Every year, at Passover, to keep a lid on any Revolutionary fervor, Pilate had two choices available to him. He could crucify some Jewish insurgents just to remind everyone who was in control. Alternatively, he could release a prisoner in order to appease the crowds. Usually, Pilate did both.

That Pilate even offers to release Barabbas, a known revolutionary, shows that Pilate doesn’t actually expect the chief priests to push the charges against Jesus any further. Zealots like Barabbas wanted to assassinate the Jewish elites too.

Pilate expects the chief priests’ jealousy of Jesus to be outweighed by their fear of violent radicals like Barabbas. That the chief priests refuse to relent on Jesus shows that they understand how Jesus poses a different kind of threat.

So Pilate lines them up, side by side, and gives the crowd a choice.

They’re both named “Jesus,” which means ‘God saves’ or ‘Savior.’

The one’s last name ‘Bar-abbas’ means ‘son of the Father.’ The other, not by name but by origin, claims the same identity. In other words both of them are named ‘Jesus, son of the Father.’

They’re both criminals in the eyes of the chief priests.
They’re both opposed to the Powers that be.
They both ignite within their People the hope that one day soon they will be free. Pilate lines them up, side by side. These two ‘Jesus-es.’
‘Which would you choose?’ Pilate asks them.
Which ‘Savior’ do you want?
Barabbas promises he can change the world by changing who’s in charge of it. Barabbas promises everything will be better if only we get rid of Pilate and the

Priests and Rome.
Barabbas asks his people to take up arms.

Jesus asks his people to take up their cross and follow.

Matthew says that the chief priests ‘persuaded’ the crowds to choose Barabbas over Jesus. The reality is that they probably didn’t have to try very hard.

 

One morning we were sitting down drinking coffee together. My friend was only half paying attention. He was rattling off his litany of the world’s ills while doing some kind of Tai Chi in his chair to music that was playing only in his head.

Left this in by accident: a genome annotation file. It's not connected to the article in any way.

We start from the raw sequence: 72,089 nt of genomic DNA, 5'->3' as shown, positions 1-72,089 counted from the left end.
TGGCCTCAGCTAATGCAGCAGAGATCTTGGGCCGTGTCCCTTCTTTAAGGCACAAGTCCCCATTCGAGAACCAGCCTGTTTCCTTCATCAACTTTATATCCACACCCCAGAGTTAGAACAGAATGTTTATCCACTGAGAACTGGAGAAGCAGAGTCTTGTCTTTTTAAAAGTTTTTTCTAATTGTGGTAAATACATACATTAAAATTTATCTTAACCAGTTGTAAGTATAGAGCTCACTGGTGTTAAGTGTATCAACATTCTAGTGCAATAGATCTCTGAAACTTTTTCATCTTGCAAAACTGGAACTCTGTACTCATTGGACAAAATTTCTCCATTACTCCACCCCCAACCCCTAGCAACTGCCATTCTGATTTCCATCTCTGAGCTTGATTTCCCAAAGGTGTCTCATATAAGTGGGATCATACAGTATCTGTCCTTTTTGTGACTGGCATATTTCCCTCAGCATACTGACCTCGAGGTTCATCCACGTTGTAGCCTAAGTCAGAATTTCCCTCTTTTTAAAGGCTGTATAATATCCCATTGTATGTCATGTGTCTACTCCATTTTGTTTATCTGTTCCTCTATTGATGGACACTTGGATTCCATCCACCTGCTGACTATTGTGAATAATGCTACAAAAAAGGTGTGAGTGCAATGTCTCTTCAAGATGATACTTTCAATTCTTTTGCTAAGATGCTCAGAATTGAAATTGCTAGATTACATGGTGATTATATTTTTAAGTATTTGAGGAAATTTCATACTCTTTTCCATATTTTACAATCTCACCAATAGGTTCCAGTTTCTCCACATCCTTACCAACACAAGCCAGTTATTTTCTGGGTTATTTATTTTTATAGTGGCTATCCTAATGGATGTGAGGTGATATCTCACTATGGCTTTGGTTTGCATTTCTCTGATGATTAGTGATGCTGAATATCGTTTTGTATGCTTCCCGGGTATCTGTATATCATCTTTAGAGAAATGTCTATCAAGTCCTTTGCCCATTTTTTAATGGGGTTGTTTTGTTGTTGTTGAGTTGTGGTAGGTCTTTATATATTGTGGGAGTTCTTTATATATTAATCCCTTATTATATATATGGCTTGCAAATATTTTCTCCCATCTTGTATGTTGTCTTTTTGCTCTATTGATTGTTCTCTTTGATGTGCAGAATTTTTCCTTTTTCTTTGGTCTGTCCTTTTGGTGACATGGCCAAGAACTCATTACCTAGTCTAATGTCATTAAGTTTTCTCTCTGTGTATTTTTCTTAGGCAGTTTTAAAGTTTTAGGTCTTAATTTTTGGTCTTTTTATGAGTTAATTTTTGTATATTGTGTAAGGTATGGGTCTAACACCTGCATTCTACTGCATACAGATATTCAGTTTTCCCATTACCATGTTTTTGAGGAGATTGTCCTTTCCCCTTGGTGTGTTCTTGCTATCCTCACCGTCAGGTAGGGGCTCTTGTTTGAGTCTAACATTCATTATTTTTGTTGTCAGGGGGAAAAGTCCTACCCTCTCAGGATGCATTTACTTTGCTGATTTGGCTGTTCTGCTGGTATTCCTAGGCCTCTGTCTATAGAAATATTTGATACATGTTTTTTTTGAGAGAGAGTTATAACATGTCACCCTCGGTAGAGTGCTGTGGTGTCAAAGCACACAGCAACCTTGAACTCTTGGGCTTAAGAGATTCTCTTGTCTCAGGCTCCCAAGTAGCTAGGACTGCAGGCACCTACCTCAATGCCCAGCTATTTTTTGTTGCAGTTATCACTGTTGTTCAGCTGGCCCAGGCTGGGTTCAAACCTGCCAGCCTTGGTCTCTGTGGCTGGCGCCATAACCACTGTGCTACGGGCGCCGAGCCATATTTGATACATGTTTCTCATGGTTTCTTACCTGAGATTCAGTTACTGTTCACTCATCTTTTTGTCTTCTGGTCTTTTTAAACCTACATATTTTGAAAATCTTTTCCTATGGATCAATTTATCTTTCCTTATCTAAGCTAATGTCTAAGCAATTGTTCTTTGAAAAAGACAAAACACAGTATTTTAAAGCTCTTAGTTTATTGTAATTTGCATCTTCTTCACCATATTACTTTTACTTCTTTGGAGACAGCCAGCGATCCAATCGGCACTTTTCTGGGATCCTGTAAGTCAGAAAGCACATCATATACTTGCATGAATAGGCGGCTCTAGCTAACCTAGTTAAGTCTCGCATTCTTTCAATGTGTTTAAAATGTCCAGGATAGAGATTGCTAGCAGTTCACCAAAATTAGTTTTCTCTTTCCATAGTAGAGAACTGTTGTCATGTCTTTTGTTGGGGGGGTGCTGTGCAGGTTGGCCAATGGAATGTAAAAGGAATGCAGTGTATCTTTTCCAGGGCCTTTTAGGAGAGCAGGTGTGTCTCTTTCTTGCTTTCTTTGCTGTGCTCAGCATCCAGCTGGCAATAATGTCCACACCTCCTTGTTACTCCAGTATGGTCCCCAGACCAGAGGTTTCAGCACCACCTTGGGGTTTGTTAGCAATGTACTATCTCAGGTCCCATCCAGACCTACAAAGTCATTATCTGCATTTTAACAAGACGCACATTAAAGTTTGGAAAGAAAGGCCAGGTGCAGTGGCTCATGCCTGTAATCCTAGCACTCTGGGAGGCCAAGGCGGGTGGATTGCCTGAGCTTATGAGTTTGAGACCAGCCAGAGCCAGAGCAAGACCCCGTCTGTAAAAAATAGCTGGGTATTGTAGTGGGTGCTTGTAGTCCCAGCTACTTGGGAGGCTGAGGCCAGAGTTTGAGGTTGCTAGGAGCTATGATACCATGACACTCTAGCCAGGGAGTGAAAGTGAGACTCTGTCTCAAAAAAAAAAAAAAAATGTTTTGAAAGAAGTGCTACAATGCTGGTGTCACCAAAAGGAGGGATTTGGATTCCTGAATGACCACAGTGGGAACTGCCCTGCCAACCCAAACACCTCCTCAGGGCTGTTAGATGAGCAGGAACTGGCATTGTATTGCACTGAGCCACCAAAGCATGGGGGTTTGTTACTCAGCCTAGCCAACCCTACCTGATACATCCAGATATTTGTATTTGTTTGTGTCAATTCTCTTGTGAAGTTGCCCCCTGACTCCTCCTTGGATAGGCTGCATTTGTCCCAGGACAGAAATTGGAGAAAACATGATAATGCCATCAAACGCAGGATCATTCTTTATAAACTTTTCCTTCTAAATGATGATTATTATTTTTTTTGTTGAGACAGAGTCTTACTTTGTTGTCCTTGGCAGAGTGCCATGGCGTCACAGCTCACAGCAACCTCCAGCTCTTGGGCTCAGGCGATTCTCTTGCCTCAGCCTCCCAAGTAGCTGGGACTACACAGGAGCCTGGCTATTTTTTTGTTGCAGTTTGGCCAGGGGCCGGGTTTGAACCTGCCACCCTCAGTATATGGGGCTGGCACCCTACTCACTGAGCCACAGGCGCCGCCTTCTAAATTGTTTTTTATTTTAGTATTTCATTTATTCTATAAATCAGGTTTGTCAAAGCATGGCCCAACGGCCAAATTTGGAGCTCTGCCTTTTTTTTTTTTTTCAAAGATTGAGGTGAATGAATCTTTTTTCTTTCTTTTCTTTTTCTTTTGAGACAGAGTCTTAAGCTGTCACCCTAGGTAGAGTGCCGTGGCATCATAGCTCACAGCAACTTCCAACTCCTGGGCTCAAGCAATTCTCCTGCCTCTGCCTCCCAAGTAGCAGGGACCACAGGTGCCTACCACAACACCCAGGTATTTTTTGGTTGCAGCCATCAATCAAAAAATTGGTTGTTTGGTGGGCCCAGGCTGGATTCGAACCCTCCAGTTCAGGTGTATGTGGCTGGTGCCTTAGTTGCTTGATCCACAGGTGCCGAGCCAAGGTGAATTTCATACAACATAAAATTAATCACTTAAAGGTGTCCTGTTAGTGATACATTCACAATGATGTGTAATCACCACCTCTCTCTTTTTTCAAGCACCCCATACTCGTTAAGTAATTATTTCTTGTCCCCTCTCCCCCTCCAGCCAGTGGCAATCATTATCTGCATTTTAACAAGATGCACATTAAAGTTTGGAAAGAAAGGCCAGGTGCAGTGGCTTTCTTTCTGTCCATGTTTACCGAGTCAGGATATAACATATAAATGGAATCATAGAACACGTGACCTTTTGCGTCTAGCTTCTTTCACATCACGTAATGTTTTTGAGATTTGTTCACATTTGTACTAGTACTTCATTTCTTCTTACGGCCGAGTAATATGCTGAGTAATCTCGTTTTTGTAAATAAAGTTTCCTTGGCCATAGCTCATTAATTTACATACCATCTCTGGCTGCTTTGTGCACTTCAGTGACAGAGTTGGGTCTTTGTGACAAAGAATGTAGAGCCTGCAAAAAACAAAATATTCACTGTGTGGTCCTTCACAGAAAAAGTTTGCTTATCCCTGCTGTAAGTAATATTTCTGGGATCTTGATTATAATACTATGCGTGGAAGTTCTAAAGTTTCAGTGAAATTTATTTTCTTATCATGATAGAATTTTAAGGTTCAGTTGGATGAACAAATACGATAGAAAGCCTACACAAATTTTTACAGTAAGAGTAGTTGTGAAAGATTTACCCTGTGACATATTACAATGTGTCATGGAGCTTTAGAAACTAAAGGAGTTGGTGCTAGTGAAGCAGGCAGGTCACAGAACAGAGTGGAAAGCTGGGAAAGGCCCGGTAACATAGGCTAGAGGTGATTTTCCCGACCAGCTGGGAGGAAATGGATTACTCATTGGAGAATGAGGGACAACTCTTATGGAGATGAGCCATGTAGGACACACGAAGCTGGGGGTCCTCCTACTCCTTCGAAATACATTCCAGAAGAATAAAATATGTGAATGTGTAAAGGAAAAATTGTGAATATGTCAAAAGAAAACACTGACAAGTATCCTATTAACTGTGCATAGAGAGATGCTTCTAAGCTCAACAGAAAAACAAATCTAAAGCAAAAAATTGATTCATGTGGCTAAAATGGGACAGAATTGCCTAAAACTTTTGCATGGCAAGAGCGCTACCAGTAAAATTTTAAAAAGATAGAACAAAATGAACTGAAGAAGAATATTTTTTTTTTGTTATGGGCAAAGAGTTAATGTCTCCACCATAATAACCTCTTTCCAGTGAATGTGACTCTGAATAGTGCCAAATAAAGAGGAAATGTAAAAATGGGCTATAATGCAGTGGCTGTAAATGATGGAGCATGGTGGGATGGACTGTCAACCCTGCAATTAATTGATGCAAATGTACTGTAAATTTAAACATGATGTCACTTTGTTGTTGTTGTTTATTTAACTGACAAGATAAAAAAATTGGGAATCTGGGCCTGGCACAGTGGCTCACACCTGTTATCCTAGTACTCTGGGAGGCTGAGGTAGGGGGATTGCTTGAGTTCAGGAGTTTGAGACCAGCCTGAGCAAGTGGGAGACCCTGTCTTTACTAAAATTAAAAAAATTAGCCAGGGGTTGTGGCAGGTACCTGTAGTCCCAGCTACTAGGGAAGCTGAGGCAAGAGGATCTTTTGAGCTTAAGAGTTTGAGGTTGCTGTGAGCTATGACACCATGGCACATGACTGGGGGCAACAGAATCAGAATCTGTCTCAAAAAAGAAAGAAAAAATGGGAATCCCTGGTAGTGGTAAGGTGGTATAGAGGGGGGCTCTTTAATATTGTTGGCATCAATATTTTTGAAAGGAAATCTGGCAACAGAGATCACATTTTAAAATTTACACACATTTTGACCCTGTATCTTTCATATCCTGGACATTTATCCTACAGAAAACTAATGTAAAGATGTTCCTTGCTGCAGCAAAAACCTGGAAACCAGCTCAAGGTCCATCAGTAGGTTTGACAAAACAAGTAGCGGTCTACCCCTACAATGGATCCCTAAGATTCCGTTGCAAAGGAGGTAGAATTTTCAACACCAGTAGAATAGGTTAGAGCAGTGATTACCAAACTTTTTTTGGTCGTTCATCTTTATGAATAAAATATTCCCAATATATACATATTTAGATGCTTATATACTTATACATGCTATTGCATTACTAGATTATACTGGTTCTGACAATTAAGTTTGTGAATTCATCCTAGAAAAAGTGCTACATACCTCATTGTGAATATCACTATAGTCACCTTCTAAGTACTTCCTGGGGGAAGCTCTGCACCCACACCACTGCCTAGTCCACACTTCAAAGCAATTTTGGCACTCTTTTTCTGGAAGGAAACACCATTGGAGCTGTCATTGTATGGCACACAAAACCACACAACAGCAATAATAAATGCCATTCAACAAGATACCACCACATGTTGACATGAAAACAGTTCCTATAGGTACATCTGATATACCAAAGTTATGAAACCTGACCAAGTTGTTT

You all have friends like this, right?

Distracted, he was talking about the need for Revolution, about the need to change the System- to get rid of the people at the Top, to throw out the people in charge. Sensing that we were heading down a familiar rabbit hole- one I didn’t want to venture down that particular morning- I asked him, something that for some reason I hadn’t asked him before.

“Then why do you choose to do what you do?”

His arms didn’t stop their Tai Chi movements back and forth, but he cocked his head to the side, like he didn’t follow my meaning.

“If you’re all about Revolution and changing the System, then why do you do what you do? Small business development, advocacy, community organizing: these things take time. They’re small steps. You spend all your time with people on the bottom.”

And he smiled, like I had just outed the man behind the mask.
And he said: “Because just changing who’s at the top doesn’t really change anything.

If you really want to change the world, people need to be transformed.”

 

If I gave you a choice…

Would you choose a savior who butts in on your marriage and your money, who forces you to look into the mirror and own up to your own brokenness, who says you have to try and understand those you don’t like, who says you’ve got to love those who don’t like you, who says you’ve got to forgive and forgive and forgive.